KPWKM is also focused on increasing the number of child protection officers to 1,500 officers next year from the current 208 officers
by ASILA JALIL/ pic by BERNAMA
THE government will submit a report to the United Nations Convention on the Rights of the Child (UNCRC) committee next year. Malaysia filed a similar report to the world body 13 years ago.
Deputy Women, Family and Community Development Minister Hannah Yeoh (picture) said the ministry is completing the report’s final draft which also involves cooperation from other ministries.
“Once we receive clearance from our legal advisor, we will submit the report to the Attorney General’s Chamber. We are committed to making this submission and ensuring it to happen next year,” she told reporters at the launch of Status Report on Child Rights in Malaysia 2018 in Kuala Lumpur last Friday.
Malaysia is obligated to report to the UNCRC committee every five years as the government ratified the CRC in 1995. The CRC is an international human rights treaty which articulates the rights of children and is the most widely ratified human rights treaty in the world.
The Women, Family and Community Development Ministry (KPWKM) is also focused on increasing the number of child protection officers to 1,500 officers next year from the current 208 to handle cases involving abused and abandoned children.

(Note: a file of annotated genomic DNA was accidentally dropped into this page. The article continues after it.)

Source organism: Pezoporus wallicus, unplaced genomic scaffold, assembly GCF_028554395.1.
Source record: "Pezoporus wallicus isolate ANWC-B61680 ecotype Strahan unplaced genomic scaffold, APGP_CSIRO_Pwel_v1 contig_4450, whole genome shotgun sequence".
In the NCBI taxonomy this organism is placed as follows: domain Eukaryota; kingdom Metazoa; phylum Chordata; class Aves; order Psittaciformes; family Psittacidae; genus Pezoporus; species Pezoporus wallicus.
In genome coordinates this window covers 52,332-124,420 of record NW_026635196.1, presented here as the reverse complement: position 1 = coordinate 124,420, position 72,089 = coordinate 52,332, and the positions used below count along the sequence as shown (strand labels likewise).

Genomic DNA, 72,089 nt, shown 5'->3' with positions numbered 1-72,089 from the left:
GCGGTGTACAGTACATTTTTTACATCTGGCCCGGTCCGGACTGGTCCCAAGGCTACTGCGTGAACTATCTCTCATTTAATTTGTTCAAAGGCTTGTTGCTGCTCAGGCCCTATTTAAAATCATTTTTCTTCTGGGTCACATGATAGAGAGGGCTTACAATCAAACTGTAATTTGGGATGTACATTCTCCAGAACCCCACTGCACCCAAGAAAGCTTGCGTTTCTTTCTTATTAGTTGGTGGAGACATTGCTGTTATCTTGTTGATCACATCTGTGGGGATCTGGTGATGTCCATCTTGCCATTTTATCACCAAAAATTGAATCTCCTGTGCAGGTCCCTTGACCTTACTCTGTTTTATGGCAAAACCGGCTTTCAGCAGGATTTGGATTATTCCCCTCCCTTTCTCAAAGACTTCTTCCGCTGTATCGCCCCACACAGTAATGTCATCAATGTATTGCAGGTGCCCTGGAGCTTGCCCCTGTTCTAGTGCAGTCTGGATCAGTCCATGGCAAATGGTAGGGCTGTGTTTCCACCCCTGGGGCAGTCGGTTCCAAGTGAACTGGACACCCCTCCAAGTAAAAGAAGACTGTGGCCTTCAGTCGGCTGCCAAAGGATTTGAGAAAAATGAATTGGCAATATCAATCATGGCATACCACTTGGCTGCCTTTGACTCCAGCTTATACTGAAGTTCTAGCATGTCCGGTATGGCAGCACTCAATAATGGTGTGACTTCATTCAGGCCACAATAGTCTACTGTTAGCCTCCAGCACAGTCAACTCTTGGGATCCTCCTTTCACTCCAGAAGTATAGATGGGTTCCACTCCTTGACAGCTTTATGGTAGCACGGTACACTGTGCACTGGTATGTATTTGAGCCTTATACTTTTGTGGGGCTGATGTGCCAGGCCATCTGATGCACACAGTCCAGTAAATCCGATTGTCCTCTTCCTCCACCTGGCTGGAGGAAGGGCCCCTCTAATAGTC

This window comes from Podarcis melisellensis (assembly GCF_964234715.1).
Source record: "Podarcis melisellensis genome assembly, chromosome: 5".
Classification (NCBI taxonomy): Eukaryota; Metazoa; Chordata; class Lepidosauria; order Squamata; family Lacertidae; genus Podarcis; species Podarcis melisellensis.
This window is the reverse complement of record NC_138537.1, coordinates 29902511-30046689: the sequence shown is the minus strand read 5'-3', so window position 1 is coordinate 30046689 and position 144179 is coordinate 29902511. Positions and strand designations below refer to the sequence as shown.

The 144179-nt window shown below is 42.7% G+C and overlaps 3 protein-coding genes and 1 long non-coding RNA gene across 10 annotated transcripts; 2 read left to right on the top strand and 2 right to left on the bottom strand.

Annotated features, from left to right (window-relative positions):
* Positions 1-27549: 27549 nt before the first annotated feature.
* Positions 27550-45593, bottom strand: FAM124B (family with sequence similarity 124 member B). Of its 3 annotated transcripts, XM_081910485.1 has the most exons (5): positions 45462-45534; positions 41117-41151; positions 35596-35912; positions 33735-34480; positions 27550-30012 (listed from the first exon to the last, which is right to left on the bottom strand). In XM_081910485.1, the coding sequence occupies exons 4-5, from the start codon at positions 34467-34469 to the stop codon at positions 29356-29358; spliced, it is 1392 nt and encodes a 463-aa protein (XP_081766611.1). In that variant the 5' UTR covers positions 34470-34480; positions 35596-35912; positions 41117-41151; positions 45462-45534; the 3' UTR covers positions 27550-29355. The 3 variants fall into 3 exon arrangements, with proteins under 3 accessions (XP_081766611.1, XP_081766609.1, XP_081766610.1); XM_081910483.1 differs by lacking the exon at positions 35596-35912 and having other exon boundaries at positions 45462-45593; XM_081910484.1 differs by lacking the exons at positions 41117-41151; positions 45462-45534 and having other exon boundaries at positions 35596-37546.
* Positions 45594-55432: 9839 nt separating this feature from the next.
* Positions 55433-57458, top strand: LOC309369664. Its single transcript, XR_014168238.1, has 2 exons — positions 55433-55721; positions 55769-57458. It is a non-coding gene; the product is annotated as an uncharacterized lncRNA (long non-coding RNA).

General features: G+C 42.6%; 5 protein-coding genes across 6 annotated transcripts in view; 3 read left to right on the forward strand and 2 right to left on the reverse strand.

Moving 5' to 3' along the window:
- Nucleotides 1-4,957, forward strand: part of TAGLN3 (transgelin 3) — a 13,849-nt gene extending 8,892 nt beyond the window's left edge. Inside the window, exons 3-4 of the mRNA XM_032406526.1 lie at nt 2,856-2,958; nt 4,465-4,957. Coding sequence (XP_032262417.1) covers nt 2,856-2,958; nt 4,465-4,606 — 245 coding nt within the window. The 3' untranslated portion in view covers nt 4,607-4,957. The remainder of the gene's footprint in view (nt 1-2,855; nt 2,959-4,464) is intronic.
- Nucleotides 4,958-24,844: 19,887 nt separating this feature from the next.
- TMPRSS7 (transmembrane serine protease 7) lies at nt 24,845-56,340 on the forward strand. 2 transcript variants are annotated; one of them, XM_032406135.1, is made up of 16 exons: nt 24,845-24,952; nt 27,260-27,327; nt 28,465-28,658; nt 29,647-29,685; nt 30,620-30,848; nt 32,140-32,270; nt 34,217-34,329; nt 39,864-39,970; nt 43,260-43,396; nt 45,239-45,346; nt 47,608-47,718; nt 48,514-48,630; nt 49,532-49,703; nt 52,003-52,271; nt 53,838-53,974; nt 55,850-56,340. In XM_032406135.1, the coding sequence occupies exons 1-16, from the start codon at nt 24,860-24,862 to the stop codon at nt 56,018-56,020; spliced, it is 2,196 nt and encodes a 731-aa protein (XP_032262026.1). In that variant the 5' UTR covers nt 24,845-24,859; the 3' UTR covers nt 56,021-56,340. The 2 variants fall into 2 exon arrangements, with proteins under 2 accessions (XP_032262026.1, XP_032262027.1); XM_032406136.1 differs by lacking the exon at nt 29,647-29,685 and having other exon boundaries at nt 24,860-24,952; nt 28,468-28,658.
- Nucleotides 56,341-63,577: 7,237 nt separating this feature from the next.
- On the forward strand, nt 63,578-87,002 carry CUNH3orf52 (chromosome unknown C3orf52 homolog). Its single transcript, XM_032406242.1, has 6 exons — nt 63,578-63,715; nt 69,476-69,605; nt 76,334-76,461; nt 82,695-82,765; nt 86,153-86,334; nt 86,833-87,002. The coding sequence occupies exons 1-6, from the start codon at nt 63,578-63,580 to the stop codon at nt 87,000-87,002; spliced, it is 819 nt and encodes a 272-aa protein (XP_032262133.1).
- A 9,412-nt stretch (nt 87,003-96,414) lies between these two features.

She said the ministry is in talks with the Public Service Department to increase the figure as the current number of officers is not enough to handle over nine million children in the country.
Yeoh added that a children’s agency is also in the pipeline next year to outline plans specially catered to children’s needs.
“We have a ministry for youth and other ministries, but we do not have one for children. The least we could do is to have a specialised agency to enforce and roll out developmental plans for children,” she said.
Meanwhile, the Status Report on Child Rights in Malaysia 2018 was written by Child Rights Coalition Malaysia (CRCM), which is made up of 13 non-governmental organisations.
The report contains 16 chapters based on the principles and rights articulated in the UNCRC, and covers various topics including refugees, child trafficking and healthcare.
Among the issues highlighted in the report are citizenship and stateless children in Malaysia. It revealed that there are 290,000 stateless children in the country and 60,000 of them are without birth certificates.
Women’s Aid Organisation head of capacity development Melissa Mohd Akhir said through the launch of the status report, CRCM seeks to renew human rights understanding and commitments for the change in Malaysia that children want to see is made real.
“We would like to work together with all parties to support children’s rights, particularly in their rights to access justice and effective remedies, consistent respect for their individual dignity and meaningful, positive action in all aspects that impact children,” she added.
Also present at the launch was the Human Rights Commission of Malaysia commissioner for children Prof Datuk Noor Aziah Mohd Awal, who announced her plan to form a Children Consultative Council (CCC) — a forum for children to actively participate in various levels of decision-making.
She plans to have the first consultation in February next year and will have a session every three months.
“I would like to introduce CCC to children aged 12 to 17 years old so that they would work with me in issues related to children and I hope to get a lot of feedback from the children themselves.
“I am looking forward to having my first consultation with them and thereafter to form a more permanent CCC to assist the Office of the Children Commissioner in executing its mandate,” she said.